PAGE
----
Wow, again.

Sta. Ana coordinates Action for Economic Reforms. This piece was published in the November 22, 2010 edition of the BusinessWorld, pages S1/4 to S1/5.

Wow, man. Or wow, pare. The interjection is pronounced in a slow, lazy way, with emphasis on the vowels. Only stone heads could express the phrase vividly, naturally. But for someone from the 1960s or 1970s to utter such words in the closing first decade of the 21st century is to live in the past, to expose one’s retardation.

Nowadays, I associate the exclamation “wow” to “wowowee, willing Willie.” Given the popularity of “Wowowee” and the rise in the TV ratings of “willing Willie’s” new TV show, people might think that “wow” as a buzzword can appeal to large audiences. No dice. It’s not the “wow,” that makes Willie’s show click. Willie himself might be the draw. Or probably the beautiful, innocent-looking face of Shalani captivates the audience. Or possibly the sexy, scantily clad singers entice both the male and female spectators.

At any rate, “wow” is again en vogue in the wake of the sudden controversy brought about by the Department of Tourism’s (DOT) Kay ganda branding. People want to retain “Wow, Philippines.”

I like Kay Ganda. It may not be the most attractive phrase, but it honestly describes not only the physical but also the endearing non-physical features of my wife, my mom, my friends and crushes, Gilda Cordero-Fernando, Cory Aquino, Gloria Diaz, Angel Locsin, and Venus Raj. In the same vein, Kay ganda describes not only the breathtaking natural scenery in our country but also the vibrant culture and extraordinary warmth of our people.

Kay ganda may not be the best logo, but I argue that it’s superior to “Wow, Philippines.” The latter lacks the distinct message of what, say, Kay ganda can convey. That Kay ganda will not be understood by foreigners is false. In fact, it’s a teaser; it gains the curiosity of non-Pinoys. It can become an expression like touristy Thailand’s Sawasdee that will gain international usage.

“Wow, Philippines” is as worn-out as “Wow, man.” “Wow, man” was the expression of the ancient Pinoy hippie that mimicked the lingo of the New York nigger or the San Fro deadhead. “Wow, Philippines” is as good as “Wow, Vietnam” or “Wow, India.” Still, most tourists will go to wow Vietnam and wow India and skip wow Philippines.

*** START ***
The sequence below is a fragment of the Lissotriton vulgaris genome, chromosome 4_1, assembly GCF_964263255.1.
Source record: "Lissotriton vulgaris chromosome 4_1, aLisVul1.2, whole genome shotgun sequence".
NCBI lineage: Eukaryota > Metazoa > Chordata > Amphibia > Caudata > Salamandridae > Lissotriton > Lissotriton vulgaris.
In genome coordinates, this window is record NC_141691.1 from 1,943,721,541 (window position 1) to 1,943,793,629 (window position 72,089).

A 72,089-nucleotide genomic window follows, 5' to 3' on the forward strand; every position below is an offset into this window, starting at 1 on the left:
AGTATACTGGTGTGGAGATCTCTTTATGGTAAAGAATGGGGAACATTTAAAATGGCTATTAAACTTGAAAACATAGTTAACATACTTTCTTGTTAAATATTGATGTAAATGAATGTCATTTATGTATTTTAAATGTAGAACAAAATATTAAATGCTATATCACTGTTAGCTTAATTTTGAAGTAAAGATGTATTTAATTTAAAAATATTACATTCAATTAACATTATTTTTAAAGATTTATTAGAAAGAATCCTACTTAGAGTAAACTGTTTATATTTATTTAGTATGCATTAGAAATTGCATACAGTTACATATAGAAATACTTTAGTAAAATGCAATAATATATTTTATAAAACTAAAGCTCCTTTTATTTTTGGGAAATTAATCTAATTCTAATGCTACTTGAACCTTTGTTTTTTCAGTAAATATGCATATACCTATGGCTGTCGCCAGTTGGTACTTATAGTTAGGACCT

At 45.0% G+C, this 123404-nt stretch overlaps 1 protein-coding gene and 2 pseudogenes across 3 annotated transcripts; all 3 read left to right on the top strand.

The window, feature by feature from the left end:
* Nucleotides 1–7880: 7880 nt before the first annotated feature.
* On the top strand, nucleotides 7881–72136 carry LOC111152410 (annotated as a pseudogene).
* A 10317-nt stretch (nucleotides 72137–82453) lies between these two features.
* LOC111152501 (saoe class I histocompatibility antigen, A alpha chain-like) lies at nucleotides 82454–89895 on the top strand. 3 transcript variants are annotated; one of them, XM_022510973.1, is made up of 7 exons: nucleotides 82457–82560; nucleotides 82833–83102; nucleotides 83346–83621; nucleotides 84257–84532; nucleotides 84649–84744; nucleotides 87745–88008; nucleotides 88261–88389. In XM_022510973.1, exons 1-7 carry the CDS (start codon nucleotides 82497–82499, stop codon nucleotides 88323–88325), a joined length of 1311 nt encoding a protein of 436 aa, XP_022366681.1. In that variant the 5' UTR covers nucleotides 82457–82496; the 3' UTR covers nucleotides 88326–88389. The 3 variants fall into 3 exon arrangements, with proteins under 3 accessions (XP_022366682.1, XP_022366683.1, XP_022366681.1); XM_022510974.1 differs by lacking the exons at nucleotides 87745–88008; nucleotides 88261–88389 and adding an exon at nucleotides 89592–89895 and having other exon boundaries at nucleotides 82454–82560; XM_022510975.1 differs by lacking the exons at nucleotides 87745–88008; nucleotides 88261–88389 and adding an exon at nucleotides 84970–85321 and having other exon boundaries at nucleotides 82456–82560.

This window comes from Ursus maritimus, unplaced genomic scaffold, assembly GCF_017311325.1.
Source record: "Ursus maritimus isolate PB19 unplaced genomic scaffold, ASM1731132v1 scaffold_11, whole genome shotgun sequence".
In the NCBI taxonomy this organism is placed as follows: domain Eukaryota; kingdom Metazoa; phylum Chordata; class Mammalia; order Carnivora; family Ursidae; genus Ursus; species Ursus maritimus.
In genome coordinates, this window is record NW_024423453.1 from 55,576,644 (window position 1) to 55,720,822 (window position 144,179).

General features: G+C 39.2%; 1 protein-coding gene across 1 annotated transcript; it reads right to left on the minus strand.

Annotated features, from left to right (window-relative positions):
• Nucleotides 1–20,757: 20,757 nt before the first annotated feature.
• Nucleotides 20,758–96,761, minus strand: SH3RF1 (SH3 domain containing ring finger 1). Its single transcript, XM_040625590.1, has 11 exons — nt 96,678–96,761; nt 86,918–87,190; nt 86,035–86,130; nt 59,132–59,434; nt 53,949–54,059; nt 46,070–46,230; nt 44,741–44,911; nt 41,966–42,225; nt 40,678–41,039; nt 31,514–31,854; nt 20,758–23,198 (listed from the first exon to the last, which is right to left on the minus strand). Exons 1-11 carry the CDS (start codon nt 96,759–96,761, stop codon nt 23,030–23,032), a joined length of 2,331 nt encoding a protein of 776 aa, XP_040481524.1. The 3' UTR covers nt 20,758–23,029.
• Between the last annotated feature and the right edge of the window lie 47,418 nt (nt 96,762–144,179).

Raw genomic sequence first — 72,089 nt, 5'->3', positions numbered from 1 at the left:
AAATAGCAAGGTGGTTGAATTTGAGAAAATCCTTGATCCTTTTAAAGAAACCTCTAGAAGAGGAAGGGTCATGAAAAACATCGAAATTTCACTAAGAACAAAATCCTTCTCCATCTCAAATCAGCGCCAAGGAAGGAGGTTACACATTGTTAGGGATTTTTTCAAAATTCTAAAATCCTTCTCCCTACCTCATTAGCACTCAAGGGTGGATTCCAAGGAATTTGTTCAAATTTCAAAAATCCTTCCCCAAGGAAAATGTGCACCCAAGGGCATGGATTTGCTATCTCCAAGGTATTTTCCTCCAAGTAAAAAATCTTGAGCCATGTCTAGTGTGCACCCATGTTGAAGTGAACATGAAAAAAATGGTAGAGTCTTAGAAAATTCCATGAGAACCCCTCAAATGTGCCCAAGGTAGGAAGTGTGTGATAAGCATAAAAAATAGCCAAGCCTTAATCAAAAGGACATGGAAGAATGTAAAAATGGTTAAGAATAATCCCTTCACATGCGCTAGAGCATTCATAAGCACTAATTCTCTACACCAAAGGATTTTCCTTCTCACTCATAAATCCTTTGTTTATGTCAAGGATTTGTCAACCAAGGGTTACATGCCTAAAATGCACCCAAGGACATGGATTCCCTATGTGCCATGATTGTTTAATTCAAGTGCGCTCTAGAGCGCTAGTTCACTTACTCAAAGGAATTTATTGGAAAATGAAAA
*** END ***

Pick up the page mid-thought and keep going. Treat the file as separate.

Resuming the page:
It seems though that many Pinoy opinion makers like “Wow, Philippines” in the same way that the Pinoy masa like Wowowee. The Philippine Daily Inquirer, the most widely circulated English daily, even came out with an editorial (21 November 2010) in support of “Wow.” I am not really surprised about the Inquirer’s stance. The Inquirer exhibits some similar characteristics as Wowowee’s—entertaining, thrilling and at times reckless. The “wow” quality is in their DNA.

Anyhow, I submit to vox populi, vox Dei. To quote Sunday’s Inquirer banner headline: “Noy junks new DOT logo.”

But before I say amen, I wish to emphasize a most crucial point: This debate on the logo or slogan is minor and has distracted us from the real, substantive issue—the policy reforms that Tourism Secretary Bertie Lim is introducing or consolidating to give vigor to Philippine tourism and make the tourism industry serve development objectives.

Bertie deserves all the support for the reforms that have been set in motion—further liberalization of the aviation industry, better infrastructure, improvement of services in a largely informal, ill-regulated service economy, and enabling conditions to curb crime and corruption that affect tourists.

In fact, more than the branding of “wow, Philippines,” it is a hard reform like aviation liberalization, which Bertie has advocated even before becoming tourism secretary, that has led to the increase in tourist arrivals. Vested interests, those for example who are resisting the aviation reforms, will exploit any opening to pounce on Bertie and his reforms. And that is the real tragedy brought about by the misplaced debate on the DOT logo. Wow!

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